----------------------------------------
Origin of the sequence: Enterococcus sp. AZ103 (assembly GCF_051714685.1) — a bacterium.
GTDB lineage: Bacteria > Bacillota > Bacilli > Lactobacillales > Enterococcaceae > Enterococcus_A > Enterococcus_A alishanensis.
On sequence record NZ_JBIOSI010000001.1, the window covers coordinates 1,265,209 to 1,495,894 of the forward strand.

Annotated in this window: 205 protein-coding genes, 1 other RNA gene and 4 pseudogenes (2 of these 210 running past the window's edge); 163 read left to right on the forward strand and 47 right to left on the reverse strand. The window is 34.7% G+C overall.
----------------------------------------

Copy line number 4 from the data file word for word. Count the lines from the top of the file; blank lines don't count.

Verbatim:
Annotated in this window: 205 protein-coding genes, 1 other RNA gene and 4 pseudogenes (2 of these 210 running past the window's edge); 163 read left to right on the forward strand and 47 right to left on the reverse strand. The window is 34.7% G+C overall.